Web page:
One of the things that has been a semi-regular feature on my other blog is the occasional tutorial, or series of tutorials. Tonight I started making a mermaid character maquette for use as drawing reference for this comic, and have documented the first stages. I’ll continue posting the progress of the piece as I go along. Rather than post it all again here, I’m going to send you over to Karen Gillmore Art now, to read the post about how to make a mermaid!

So click away, and while you over there, if you like what you see, why not follow or subscribe on e-mail to get lots of art and comics related goodies in your inbox?

I know she doesn't look like much yet, but this is the inner soul of a mermaid maquette!

I know she doesn’t look like much yet, but this is the inner soul of a mermaid maquette!

Cartography, At Last

I love drawing maps. As a kid I drew pirate maps on old brown grocery bags, burning the edges to make them look old (with Mom’s help). In geography class, I lived for the feel of onionskin tracing paper, and the traced and coloured maps we were assigned. I had great fun recently making an updated map for Elizabeth Ann Scarborough’s Seashell Archives series. And at last I get to make one for my own world, the world of Mermaid Music.

I’ve had the shape of what the world looks like, or at least Sami’s little corner of it, in my mind for some time. Those familiar with the area around the west coast border of British Columbia and Washington State may recognize some influences here, though I’ve kept it very loose (I didn’t even look at a map because I didn’t want to get too close). My concept of the islands trade and the voyage The Mermaid will be taking grew out of the landscape of my home, on what we call the Salish Sea, which includes all the straits, sounds, and bays between our islands and the mainland, so it seemed a natural place to start.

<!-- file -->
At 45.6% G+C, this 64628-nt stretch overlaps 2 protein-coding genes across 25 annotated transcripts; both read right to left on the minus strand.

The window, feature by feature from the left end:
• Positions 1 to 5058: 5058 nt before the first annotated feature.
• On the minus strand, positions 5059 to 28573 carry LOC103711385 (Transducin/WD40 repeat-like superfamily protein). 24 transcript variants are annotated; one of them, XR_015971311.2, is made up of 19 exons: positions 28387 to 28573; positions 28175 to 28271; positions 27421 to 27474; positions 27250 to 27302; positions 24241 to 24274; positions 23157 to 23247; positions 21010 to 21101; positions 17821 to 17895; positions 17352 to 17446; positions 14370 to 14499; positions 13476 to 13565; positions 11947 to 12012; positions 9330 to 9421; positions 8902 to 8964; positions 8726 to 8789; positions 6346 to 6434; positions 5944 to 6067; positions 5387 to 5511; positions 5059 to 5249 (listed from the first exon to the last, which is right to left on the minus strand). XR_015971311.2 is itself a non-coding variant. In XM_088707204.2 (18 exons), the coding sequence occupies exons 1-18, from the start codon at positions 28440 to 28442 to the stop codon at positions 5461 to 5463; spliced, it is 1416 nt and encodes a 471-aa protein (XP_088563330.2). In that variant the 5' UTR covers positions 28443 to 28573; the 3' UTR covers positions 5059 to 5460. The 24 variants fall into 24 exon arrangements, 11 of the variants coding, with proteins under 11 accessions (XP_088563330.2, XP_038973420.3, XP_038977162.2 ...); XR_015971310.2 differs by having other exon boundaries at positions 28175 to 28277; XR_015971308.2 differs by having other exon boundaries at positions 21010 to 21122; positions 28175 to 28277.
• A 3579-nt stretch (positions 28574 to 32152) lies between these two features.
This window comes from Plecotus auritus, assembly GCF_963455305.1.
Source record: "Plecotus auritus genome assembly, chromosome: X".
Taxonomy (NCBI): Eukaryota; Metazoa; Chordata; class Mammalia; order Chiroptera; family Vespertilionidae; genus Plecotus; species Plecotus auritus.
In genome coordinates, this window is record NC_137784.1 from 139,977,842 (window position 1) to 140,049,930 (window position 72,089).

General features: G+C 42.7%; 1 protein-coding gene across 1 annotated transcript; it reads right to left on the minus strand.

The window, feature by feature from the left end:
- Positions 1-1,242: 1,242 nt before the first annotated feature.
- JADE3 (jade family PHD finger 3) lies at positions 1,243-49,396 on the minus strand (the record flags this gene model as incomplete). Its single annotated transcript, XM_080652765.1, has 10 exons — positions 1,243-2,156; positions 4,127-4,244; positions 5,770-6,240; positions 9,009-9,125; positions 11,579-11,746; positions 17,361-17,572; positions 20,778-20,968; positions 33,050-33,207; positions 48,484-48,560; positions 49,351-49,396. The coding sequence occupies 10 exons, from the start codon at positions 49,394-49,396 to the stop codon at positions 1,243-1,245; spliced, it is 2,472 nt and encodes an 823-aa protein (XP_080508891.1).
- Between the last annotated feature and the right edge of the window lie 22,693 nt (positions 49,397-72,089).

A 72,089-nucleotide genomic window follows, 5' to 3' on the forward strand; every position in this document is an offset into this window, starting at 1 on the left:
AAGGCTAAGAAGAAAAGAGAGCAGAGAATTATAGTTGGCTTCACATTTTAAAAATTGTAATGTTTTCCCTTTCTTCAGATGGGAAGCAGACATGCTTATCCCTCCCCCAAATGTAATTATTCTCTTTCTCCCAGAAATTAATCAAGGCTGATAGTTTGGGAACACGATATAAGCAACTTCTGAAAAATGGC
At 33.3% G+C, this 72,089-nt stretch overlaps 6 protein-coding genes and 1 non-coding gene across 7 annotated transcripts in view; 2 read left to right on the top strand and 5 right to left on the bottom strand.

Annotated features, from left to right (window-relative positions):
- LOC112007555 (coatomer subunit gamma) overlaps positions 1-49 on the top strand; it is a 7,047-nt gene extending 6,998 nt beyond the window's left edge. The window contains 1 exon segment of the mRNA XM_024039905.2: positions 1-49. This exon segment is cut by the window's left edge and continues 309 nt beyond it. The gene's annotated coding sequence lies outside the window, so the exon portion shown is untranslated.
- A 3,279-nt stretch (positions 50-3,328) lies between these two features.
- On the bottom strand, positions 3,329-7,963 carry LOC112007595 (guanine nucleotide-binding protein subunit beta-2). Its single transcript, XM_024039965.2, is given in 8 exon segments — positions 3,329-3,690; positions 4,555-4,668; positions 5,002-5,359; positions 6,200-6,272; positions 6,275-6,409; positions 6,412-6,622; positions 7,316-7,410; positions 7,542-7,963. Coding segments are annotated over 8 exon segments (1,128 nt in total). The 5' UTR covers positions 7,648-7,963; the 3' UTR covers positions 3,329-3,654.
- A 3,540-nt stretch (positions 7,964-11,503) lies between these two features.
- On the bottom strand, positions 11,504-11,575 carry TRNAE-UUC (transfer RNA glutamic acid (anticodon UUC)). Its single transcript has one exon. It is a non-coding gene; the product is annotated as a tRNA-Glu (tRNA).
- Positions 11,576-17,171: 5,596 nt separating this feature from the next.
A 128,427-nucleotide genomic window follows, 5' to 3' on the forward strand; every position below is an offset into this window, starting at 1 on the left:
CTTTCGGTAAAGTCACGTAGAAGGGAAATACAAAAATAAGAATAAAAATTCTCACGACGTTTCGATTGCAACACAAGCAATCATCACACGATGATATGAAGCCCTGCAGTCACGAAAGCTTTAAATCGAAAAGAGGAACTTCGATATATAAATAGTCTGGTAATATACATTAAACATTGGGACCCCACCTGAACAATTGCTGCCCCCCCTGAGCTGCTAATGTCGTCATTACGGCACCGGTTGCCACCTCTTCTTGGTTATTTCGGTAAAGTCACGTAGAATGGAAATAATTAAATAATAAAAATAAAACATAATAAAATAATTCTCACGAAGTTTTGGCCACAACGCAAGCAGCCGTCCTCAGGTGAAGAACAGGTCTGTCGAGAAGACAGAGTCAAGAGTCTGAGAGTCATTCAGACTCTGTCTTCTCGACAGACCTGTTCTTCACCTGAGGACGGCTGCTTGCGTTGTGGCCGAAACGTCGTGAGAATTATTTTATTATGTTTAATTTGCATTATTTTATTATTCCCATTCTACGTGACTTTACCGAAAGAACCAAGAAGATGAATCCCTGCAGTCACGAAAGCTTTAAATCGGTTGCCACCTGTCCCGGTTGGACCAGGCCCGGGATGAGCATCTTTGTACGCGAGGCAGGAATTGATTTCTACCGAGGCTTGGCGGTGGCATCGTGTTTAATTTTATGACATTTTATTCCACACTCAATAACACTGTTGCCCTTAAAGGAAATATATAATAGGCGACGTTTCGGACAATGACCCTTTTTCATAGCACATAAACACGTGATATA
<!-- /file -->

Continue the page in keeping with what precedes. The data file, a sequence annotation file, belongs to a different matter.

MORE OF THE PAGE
This drawing was entirely made in Photoshop, based on a pencil sketch. There's still a lot of work to do, to give the land some more form, add place-names, a compass, and maybe a couple of "here there be dragons" kind of things!

This drawing was entirely made in Photoshop, based on a pencil sketch. There’s still a lot of work to do, to give the land some more form, add place-names, a compass, and maybe a couple of “here there be dragons” kind of things!

This drawing is a work in progress of the area where the next bit of the story will take place, or at least start. The Mermaid and her crew will be heading even further south, and I’ll expand the map as we go. As for names, I have a few, though the map is only roughed in, so I haven’t written them in yet. I’ll present a more finished version soon. (UPDATE: there is now a “map” tab in the top menu bar!)

Sami’s home is the island near the top with the two lakes. The little round bay on the west side of the island (assume standard map directions) where the two rivers come to the sea is Moon Bay, where the action so far has been taking place.